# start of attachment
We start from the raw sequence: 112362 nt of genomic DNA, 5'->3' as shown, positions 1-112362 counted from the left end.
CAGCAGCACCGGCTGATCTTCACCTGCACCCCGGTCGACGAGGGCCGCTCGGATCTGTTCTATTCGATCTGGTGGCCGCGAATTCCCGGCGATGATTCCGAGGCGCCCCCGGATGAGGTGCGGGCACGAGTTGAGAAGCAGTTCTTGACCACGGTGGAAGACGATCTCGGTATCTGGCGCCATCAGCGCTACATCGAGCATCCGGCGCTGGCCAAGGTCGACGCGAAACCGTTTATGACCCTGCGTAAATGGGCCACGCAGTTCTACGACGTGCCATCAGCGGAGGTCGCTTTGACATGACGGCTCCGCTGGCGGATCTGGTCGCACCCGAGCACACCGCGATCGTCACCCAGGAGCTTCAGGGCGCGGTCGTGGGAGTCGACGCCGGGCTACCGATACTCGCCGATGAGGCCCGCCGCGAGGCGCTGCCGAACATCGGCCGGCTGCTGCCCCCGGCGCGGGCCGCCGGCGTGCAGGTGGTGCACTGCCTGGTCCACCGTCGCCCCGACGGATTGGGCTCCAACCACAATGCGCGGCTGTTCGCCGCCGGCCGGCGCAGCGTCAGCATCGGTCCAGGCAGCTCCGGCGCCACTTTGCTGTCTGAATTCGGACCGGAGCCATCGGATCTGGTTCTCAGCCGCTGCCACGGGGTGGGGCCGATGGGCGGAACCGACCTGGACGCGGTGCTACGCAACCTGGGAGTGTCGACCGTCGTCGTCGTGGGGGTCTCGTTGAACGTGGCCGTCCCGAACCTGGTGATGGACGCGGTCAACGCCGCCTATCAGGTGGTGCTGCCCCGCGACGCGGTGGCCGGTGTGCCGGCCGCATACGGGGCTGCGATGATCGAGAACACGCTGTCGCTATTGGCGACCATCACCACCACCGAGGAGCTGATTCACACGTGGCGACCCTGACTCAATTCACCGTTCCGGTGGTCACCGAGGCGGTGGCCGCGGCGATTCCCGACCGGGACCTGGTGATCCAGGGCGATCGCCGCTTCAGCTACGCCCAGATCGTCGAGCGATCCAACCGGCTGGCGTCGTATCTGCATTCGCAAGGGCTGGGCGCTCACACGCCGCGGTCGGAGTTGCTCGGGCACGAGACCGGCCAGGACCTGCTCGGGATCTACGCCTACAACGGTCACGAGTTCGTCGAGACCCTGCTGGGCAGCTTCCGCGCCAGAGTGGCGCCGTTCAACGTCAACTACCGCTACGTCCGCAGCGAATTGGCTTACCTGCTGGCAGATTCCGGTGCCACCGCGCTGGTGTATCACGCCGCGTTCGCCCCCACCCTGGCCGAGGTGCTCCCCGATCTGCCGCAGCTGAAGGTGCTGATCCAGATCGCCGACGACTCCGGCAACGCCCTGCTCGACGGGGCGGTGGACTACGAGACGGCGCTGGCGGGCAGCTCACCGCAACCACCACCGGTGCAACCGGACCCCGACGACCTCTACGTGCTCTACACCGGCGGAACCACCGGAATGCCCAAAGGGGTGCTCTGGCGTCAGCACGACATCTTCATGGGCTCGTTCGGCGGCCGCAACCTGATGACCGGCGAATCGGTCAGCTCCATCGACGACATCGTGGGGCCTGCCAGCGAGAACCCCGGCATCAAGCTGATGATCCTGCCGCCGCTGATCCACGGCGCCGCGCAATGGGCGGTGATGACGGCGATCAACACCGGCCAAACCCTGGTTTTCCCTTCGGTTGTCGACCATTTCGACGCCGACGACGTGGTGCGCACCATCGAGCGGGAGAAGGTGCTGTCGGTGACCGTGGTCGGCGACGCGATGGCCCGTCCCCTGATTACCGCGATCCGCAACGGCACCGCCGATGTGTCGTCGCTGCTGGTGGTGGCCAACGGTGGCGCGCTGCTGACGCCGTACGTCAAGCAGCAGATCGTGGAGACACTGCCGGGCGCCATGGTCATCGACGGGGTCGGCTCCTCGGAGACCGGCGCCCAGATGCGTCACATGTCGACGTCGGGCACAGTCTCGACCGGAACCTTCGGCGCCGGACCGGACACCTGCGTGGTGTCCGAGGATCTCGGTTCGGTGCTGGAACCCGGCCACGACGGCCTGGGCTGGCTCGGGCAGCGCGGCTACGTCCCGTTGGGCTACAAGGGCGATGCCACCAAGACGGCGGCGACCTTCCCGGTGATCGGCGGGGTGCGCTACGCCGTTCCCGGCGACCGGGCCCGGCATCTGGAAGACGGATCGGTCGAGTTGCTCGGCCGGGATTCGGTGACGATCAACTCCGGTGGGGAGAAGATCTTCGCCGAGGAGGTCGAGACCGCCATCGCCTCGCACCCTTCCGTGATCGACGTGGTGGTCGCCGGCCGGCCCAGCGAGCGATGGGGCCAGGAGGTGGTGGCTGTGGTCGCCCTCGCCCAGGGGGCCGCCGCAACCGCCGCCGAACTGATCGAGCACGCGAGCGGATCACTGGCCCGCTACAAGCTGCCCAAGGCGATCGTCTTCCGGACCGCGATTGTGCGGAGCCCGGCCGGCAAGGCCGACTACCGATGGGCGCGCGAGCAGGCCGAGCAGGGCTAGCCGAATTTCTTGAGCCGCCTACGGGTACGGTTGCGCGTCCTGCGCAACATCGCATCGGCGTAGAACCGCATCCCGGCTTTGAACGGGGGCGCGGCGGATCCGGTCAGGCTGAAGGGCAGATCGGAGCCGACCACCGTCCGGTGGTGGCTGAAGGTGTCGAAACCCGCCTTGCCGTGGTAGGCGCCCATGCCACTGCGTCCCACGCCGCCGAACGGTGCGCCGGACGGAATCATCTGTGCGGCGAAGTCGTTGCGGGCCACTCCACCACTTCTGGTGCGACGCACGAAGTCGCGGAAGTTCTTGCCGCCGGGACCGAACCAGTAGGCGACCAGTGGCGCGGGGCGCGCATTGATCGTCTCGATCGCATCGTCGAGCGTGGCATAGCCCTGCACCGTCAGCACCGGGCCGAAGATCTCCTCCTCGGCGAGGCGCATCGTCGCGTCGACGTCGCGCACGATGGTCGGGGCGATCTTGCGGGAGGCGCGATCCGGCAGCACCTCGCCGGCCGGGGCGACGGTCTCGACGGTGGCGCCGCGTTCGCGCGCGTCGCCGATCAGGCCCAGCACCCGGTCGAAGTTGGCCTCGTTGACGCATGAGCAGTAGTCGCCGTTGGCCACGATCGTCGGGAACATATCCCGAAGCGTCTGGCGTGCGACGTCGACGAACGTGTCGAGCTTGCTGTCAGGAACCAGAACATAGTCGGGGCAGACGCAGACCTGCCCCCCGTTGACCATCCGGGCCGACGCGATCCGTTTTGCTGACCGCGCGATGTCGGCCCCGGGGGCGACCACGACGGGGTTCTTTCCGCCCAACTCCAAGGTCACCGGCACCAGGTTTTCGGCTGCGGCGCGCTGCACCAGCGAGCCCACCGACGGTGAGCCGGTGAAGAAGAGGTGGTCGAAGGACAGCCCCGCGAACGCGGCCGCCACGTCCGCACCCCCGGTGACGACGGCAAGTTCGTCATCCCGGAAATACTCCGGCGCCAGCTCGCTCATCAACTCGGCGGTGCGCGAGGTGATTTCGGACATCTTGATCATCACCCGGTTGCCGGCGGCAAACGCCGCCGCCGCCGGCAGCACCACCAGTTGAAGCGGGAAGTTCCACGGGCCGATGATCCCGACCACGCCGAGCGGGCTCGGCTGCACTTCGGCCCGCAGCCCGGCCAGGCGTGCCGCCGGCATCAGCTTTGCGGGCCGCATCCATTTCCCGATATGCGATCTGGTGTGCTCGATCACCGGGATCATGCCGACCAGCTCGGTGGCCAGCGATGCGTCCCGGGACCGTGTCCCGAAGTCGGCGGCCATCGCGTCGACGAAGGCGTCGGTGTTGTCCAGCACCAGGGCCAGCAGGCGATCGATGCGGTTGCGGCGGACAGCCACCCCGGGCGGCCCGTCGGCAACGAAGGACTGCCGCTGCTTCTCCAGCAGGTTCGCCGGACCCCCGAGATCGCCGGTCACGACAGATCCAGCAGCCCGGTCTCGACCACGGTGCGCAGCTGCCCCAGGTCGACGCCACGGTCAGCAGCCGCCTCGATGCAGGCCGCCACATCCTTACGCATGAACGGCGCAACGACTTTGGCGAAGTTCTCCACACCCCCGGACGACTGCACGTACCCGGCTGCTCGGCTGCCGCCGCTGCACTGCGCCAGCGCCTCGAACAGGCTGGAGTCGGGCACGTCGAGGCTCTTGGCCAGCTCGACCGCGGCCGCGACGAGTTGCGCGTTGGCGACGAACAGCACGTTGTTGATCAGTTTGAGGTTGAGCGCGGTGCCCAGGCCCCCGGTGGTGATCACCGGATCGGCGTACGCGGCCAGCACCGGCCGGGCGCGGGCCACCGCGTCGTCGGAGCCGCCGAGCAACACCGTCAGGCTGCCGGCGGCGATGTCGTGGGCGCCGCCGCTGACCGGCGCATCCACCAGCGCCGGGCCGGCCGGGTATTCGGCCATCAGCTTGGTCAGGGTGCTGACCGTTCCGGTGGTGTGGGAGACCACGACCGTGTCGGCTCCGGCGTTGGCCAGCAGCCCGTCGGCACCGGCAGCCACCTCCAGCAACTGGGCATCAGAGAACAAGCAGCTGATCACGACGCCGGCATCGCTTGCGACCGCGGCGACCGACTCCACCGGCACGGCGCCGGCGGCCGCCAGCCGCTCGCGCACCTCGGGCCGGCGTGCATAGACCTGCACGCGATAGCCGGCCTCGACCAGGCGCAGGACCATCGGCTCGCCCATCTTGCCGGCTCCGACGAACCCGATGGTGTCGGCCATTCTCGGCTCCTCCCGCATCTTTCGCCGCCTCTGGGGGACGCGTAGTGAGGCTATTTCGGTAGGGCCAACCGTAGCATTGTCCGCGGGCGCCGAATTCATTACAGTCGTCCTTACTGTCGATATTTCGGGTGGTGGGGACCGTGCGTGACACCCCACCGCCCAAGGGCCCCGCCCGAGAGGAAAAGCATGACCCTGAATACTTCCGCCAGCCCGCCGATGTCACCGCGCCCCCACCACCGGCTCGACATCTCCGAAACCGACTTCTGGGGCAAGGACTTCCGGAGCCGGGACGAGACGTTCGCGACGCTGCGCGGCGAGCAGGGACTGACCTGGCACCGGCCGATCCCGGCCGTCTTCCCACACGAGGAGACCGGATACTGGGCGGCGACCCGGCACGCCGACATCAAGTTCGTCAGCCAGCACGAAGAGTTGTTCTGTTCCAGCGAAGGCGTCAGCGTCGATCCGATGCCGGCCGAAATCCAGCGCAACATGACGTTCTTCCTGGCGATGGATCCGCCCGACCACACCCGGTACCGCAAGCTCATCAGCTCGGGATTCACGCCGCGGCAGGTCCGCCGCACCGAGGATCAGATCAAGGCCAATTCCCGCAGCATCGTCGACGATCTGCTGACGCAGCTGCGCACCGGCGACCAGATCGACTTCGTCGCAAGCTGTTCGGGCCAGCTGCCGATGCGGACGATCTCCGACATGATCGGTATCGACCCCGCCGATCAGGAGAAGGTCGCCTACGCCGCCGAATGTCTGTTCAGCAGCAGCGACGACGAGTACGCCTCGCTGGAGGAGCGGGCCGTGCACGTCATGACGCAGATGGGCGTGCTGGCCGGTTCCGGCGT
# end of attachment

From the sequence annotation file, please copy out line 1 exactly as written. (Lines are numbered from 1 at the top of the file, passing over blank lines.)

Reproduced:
We start from the raw sequence: 112362 nt of genomic DNA, 5'->3' as shown, positions 1-112362 counted from the left end.